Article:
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Rabbi Daniel M. Bronstein, Ph.D.


USS Arizona Memorial

Among the scores and long-held slanders perpetuated against Diaspora Jewry has been the smear that Jews were disloyal to their host countries. Accused of being traitors from the time of Pharaoh to the “Dreyfus Affair” and into the present, Diaspora Jews also have been accused of war profiting. Such anti-Semitic bubbe meises (fables) served many functions, including perpetuating unflattering stereotypes of Jewish inferiority.

In other instances, disparagement of Jewish men as physically and psychologically unfit for military service served to bar newly-emancipated Jews of 19th...

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Israeli flag flying against blue sky

Explaining why the opening word of the fourth commandment was differently stated – in Exodus as “remember” and in Deuteronomy as “observe” – the sages taught that both words “were spoken in one utterance, something that is beyond the human mouth to articulate or the human ear to absorb.” Recounting and reviewing modern history, equipped with documentation and enriched by those who still are here to tell the story, is hardly as complex as parsing the mysteries of the Torah. But sometimes, perhaps especially in the era of “fake news” and “alternative facts,” recounting history can be just as...

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Chaplain lighting Hanukkah candles for Jewish troops in Korea

Some readers may recall the classic Monty Python comedy, “The Life of Brian,” portraying the land of Israel under Roman occupation 2,000 years ago, and featuring conflicts between groups with monikers like the “Judean People’s Front,” the “Front for the People of Judea,” and others. Couple that with the timeworn joke about the Jew stranded on a desert island who, when finally rescued, is asked why, as the island’s solo inhabitant, he built for himself two synagogues. Gesturing to one of the synagogues, the castaway explains: “That’s the one I don’t go to.”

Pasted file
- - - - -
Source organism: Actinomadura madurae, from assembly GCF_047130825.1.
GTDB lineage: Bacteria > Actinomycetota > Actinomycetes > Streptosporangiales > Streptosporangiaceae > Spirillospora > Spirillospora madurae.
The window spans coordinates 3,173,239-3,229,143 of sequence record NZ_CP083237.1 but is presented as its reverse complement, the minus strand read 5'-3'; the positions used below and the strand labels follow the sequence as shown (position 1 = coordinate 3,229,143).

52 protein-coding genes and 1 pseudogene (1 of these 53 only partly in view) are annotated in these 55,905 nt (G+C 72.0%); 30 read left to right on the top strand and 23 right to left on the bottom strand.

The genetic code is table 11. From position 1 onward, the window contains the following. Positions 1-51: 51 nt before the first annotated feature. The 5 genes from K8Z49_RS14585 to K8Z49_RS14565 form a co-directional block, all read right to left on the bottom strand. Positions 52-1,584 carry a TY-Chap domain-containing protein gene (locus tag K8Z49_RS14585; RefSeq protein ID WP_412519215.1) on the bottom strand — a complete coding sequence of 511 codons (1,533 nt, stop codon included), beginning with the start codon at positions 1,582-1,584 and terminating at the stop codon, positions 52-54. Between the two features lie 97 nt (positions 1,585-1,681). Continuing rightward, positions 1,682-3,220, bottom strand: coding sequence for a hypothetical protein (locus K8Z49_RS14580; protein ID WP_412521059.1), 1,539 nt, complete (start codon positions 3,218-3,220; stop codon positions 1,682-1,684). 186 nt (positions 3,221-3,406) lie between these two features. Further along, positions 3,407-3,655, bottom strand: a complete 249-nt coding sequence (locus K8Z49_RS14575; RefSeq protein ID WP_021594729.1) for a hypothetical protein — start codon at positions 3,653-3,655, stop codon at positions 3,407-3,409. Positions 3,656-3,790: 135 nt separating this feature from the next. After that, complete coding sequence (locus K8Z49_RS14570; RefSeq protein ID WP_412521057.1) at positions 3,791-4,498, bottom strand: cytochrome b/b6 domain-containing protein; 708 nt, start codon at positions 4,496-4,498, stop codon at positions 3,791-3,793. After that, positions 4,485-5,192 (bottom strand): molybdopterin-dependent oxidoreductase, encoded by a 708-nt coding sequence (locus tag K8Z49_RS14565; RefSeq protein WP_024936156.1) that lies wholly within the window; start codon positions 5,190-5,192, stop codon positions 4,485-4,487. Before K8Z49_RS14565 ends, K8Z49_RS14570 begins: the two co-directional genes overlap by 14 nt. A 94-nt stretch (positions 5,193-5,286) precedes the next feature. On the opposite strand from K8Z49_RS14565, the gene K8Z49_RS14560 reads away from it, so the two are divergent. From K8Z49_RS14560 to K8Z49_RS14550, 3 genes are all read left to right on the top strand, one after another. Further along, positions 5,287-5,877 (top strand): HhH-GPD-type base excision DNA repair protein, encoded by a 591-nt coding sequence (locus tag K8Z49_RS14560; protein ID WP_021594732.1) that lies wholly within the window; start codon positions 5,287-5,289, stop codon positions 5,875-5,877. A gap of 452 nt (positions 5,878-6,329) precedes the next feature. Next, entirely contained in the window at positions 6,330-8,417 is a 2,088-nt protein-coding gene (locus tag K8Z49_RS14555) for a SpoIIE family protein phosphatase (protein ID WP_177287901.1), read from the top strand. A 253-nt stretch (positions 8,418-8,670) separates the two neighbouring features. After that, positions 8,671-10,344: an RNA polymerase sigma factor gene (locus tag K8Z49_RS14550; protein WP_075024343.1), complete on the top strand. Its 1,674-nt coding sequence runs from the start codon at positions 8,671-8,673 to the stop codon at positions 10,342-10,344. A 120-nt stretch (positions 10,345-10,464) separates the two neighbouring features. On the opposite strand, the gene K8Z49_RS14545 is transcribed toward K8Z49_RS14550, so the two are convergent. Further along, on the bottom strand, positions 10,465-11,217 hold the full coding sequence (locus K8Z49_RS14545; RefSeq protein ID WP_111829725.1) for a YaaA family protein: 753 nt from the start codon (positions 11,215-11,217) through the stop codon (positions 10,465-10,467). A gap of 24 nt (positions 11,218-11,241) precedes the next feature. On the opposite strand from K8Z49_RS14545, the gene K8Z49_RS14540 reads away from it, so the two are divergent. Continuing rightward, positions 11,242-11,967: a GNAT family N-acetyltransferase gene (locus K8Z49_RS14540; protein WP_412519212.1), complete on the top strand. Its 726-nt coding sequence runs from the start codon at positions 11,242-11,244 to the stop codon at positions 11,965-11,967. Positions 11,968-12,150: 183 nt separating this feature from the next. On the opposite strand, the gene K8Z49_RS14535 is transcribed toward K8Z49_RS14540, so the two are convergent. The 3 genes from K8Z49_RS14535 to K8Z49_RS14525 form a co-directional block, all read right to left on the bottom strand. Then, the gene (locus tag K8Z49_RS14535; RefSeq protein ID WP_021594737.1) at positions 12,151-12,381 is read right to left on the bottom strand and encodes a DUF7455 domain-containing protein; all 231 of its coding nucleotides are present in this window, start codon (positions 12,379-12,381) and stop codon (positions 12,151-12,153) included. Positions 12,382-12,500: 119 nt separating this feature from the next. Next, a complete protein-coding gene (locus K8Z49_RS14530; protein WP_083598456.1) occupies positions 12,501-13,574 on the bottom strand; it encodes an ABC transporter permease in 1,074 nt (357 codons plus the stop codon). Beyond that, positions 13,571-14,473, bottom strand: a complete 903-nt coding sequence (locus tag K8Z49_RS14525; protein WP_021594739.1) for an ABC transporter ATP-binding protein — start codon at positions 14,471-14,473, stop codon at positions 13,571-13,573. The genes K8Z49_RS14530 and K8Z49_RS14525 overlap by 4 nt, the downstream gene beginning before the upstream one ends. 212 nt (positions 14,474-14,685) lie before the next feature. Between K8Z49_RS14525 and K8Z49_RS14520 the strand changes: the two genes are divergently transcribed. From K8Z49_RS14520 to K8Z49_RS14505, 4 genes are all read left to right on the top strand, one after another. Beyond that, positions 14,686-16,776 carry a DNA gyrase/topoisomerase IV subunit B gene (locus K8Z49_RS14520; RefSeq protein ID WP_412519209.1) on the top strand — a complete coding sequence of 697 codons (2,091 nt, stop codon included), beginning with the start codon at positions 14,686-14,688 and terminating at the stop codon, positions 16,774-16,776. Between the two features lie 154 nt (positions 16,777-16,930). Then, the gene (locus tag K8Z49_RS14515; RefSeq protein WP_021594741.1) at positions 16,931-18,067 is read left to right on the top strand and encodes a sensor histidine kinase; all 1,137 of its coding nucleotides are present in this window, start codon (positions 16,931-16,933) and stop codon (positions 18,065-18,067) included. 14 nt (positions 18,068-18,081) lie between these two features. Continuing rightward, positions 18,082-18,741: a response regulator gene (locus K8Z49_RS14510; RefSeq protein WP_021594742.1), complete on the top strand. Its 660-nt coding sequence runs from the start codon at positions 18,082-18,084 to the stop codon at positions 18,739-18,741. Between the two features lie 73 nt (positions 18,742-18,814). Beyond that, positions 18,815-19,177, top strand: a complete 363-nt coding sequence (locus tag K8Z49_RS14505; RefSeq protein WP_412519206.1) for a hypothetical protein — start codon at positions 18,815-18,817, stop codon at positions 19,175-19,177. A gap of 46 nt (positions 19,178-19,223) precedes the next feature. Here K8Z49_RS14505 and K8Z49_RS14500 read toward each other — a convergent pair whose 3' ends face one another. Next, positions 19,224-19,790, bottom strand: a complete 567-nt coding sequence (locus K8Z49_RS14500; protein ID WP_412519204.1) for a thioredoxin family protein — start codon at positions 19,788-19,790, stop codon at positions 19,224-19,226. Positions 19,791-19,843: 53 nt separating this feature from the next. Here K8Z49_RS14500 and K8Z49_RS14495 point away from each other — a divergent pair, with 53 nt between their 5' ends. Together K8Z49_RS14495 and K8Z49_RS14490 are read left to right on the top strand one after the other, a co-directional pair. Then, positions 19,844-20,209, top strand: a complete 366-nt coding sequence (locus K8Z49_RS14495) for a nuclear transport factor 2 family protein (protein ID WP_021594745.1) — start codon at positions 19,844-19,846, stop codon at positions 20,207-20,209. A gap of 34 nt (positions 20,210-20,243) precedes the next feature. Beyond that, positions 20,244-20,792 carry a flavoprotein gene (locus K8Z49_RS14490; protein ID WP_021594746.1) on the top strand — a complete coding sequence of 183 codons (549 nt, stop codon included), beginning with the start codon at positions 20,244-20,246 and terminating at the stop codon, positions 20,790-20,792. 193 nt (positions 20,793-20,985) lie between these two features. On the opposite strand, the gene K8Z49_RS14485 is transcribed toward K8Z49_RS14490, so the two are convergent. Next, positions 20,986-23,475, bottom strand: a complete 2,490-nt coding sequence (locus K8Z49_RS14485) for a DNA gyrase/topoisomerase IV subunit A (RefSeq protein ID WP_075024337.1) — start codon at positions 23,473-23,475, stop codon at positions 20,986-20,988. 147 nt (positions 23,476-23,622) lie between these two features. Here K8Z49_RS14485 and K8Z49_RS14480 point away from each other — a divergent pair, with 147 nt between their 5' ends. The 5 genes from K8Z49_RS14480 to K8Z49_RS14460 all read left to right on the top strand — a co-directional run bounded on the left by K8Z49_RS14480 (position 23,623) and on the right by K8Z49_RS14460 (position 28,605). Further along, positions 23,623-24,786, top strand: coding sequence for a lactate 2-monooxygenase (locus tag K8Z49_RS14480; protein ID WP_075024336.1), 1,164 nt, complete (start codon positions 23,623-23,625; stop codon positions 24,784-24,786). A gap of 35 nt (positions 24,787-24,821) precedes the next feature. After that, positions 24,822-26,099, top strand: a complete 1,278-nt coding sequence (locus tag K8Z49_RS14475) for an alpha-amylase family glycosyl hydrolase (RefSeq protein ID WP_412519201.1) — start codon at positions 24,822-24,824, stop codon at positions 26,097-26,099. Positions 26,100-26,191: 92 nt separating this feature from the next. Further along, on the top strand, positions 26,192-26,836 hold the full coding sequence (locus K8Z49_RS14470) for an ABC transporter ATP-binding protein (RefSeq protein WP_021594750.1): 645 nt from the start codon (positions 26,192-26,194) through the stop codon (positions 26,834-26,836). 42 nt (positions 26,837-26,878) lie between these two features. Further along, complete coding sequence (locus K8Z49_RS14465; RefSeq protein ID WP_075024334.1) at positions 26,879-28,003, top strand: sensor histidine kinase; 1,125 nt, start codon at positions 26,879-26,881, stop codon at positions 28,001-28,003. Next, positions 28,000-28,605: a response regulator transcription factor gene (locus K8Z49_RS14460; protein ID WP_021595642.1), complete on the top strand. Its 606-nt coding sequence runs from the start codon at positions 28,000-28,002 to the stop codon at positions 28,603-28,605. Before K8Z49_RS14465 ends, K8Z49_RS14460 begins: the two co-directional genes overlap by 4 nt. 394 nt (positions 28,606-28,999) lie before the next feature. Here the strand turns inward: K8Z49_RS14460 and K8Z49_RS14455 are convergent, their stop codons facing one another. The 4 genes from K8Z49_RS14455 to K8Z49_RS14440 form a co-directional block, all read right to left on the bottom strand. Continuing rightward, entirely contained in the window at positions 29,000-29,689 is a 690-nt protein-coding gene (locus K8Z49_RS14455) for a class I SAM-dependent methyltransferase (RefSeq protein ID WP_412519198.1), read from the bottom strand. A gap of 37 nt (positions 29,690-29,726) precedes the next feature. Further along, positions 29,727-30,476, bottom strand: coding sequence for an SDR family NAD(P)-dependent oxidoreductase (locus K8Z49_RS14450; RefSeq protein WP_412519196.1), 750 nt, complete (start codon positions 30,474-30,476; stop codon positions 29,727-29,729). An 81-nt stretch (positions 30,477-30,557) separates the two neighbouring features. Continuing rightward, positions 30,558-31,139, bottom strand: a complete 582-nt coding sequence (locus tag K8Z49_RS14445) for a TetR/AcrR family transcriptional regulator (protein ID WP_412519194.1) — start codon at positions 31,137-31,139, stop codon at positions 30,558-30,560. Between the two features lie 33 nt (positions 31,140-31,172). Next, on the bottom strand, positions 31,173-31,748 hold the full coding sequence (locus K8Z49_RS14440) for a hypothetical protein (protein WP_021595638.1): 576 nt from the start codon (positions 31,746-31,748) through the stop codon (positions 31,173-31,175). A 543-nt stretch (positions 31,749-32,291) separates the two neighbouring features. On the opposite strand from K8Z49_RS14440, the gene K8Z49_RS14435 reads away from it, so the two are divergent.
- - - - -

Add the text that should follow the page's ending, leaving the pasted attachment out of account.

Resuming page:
Some jokes may not age...

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Group of students and a teacher standing in front of a sign: Help Save Soviet Jews

When Jews first arrived in western Russia in the 7th century, the Russian Empire became, for a time, home to the world’s largest Jewish population. Through pogroms, mass emigration, revolution, and the deconstruction of the Soviet Union, North American Reform Jewish leadership has endeavored to balance its commitment to the welfare of Russian Jews against its ideals around geopolitical realities.

“Miracle” and “redemption” are not terms used casually by modern rabbis. But when the Soviet Union dissolved 25 years ago, even the most rationalistic Reform rabbis marveled at the...

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Young girls in the Shanghai Ghetto

“Yesterday, December 7, 1941 - a date which will live in infamy.”

President Franklin D. Roosevelt’s words delivered to a joint session of Congress quickly resulted in a declaration of war against the Empire of Japan and America’s formal entry into World War II. In just a few days, we will observe the 75th anniversary, or maybe we should say “yartzeit,” of the attack on Pearl Harbor. This horrific assault – just one of several Japanese surprise attacks undertaken in December of 1941– led to thousands of deaths, injuries, and the unparalleled destruction of property and naval...

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